Providing care based on need not ability to pay is the NHS’s greatest achievement
Providing care based on need not ability to pay is the NHS’s greatest achievement, say readers of The BMJ
‘Providing care based on need and free at the point of delivery’ has been voted the NHS’s greatest achievement in its 70 years by readers of The BMJ.
Over 5,500 readers voted on a shortlist of 12 contenders to find the NHS’s greatest achievement since it launched on 5 July 1948.
Providing care based on need received 23% of the votes, closely followed by ‘limiting commercial influence on patient care,’ which received 18% of the votes. ‘General practice as the foundation for patient care’ was third, receiving 10% of all votes.
The BMJ’s UK Editor Tom Moberly explains that, while many saw the NHS as “a Godsend” in the dark days after the Second World War, its introduction was not universally welcomed when it was launched.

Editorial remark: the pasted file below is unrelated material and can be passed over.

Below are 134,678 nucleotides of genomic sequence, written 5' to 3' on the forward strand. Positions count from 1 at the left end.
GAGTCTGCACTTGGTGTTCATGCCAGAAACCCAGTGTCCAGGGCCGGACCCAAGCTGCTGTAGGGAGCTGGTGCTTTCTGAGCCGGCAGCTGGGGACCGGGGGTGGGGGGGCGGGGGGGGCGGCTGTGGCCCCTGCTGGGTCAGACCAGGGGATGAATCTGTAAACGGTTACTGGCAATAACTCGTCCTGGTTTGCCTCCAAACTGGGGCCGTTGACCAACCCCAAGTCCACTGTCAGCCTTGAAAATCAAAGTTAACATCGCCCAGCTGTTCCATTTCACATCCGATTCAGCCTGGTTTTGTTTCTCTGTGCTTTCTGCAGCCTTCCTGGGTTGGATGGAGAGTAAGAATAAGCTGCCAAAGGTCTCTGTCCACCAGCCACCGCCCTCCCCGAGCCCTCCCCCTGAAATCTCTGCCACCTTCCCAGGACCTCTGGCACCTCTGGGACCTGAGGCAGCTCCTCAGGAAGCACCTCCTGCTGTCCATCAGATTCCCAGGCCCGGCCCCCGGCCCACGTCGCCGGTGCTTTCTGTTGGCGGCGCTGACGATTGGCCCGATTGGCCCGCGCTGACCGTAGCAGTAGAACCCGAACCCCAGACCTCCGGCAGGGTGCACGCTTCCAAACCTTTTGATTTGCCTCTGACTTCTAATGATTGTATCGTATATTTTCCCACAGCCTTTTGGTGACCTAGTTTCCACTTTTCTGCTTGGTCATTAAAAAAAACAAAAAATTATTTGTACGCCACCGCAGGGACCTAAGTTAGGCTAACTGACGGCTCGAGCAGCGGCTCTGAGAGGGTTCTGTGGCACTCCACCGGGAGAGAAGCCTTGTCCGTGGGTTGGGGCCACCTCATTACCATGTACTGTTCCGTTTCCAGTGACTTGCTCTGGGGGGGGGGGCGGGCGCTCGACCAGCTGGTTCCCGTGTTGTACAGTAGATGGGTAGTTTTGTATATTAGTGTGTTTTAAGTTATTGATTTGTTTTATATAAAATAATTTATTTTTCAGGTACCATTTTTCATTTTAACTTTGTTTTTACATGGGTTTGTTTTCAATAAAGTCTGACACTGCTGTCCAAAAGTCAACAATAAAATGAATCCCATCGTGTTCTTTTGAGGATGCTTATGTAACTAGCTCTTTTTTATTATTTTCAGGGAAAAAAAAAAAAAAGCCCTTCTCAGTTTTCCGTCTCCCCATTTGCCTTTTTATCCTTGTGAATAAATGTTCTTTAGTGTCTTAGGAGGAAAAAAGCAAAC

Social insurance was often seen as the best way to fund a national health service, he writes, but Aneurin Bevan believed that it should be funded out of general taxation, in line with the fundamental principle that health was “a basic human right.”
As today’s vote suggests, the legacy of his belief lives on in popular public opinion.
In second place with 18% of the votes was ‘limiting commercial influence on patient care.’ Louise Irvine, a GP in Lewisham, London, says this reflects the high value that patients place on knowing clinicians are not encumbered by commercial influences offering advice on treatments.
‘General practice as the foundation for patient care’ was the third most popular choice, receiving 10% of all votes. Helen Stokes-Lampard, chair of the Royal College of GPs, points out that the trusted relationship a patient and their family has with their GP is unique in healthcare. “It is one of the reasons why we are so effectively able to deliver care to over a million patients every day in the UK,” she says.
Commenting on the results, Dr Fiona Godlee, The BMJ’s Editor in Chief said: “It is deeply heartening to see a founding and fundamental principle of the NHS topping a list of achievements that makes us most proud – it is a truly deserving winner.”
She adds: “I’m delighted that The BMJ has helped to remind everyone of the enormous contribution the NHS has made to our lives. We should celebrate this 70th anniversary with pride as we look ahead and consider the future prospects for our national health service.”
Journal: The BMJ